* Crucitas gold mine project stalled in court
* Company says Costa Rica discouraging investment
By Alex Leff
SAN JOSE, Costa Rica, Nov 11 (Reuters) - Canada’s Infinito Gold Ltd said on Thursday its Crucitas gold mine has been set back 23 months by legal challenges in Costa Rica and is now aiming for production in the first quarter of 2012.
Costa Rica’s Supreme Court ruled in April the gold mine project could move forward, but work was immediately stalled by an appeal lodged by environmental groups who claim the open-pit mine would damage the delicate ecosystem near the site.
A tribunal will decide on Dec. 6 whether to lift the measures that have closed down the mine, which has indicated resource of 1.2 million ounces.
“(If the court allows), the next day we will be starting construction. In the best case scenario, our first ounce will be processed in February or March of 2012,” Crucitas spokesman Juan Carlos Obando said.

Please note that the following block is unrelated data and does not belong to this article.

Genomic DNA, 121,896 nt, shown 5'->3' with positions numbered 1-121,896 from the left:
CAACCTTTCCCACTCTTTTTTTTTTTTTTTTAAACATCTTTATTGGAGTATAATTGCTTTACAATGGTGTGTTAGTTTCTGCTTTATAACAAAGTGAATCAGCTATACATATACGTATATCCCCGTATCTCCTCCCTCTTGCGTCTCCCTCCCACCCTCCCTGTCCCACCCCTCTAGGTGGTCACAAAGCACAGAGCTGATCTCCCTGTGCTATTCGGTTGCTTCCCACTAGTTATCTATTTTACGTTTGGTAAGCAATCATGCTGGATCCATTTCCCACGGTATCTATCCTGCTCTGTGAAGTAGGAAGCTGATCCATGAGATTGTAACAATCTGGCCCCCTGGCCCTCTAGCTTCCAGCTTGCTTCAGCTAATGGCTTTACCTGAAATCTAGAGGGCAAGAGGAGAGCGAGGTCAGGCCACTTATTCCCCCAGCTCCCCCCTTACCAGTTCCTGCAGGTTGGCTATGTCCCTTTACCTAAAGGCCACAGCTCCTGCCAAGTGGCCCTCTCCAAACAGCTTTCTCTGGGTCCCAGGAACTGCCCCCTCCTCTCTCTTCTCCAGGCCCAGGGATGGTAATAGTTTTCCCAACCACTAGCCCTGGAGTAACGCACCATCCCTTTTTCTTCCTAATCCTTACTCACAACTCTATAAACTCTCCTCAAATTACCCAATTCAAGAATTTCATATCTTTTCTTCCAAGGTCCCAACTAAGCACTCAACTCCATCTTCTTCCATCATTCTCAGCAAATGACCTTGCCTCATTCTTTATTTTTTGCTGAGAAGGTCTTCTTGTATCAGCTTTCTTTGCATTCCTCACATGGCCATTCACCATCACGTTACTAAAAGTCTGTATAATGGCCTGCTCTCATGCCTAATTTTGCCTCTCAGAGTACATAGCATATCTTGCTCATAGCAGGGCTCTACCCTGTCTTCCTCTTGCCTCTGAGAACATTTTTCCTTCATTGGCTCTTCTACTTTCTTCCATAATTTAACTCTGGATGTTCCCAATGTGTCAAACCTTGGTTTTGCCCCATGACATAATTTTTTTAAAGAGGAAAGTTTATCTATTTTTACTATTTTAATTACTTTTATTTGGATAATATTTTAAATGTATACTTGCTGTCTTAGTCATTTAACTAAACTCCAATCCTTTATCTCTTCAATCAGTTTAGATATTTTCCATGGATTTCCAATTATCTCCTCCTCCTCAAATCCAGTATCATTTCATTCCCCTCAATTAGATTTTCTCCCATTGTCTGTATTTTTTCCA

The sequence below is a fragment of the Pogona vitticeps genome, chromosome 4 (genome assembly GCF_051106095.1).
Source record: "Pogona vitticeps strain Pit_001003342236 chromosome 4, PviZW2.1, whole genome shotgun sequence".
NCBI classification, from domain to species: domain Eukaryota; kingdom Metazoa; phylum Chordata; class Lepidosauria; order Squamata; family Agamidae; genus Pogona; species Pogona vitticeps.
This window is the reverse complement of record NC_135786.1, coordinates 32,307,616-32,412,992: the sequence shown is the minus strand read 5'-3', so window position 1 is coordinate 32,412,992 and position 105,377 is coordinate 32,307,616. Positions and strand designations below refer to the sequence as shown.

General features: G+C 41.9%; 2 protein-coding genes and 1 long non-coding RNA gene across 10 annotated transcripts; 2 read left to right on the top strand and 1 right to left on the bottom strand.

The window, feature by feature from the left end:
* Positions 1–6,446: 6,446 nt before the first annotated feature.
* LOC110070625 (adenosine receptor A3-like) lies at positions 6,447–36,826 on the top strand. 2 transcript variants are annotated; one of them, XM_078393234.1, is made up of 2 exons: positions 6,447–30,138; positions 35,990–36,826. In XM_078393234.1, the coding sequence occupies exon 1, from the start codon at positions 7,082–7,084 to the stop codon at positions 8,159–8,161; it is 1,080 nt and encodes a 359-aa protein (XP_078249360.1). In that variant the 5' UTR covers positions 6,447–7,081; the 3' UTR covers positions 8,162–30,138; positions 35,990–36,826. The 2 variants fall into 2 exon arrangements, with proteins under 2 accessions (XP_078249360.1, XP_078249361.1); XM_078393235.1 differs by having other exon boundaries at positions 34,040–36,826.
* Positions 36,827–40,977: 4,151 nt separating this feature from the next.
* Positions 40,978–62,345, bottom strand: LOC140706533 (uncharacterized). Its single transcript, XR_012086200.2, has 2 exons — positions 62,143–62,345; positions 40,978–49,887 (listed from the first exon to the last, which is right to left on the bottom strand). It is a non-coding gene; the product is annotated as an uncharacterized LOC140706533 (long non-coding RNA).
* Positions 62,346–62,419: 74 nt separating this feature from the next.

“It’s going to take a year to 14 months to finish the construction process,” he said.
Infinito IG.V has already sunk $127 million into the project, largely on exploration and infrastructure including improved electricity and roads for the region, he said.
The company’s debt holders have stood by the project in the face of default in the hope the legal issues will be resolved.
Gold mines are increasingly attractive to investors as prices soar to record highs. Gold prices edged up on physical demand on Thursday to $1,407.34 an ounce, after hitting an all-time high of $1,424.10 on Tuesday.
“In Canada, (the debt holders) are convinced that this discussion over Crucitas will allow the company to develop a green model for mining,” Obando said.
But further court appeals of the decision in December could drag the legal hurdles out for months, he told reporters.
Costa Rica prides itself on its lush forests that attract tourists, and Congress approved a bill this week, which President Laura Chinchilla is expected to sign into law, to prohibit all new open-pit metallic mines in the country.
The law is not retroactive and would not apply to Crucitas but Obando said it would negatively affect Infinito’s future expansion in Costa Rica. Infinito also has concessions in neighboring Nicaragua. (Editing by Mica Rosenberg; Editing by David Gregorio)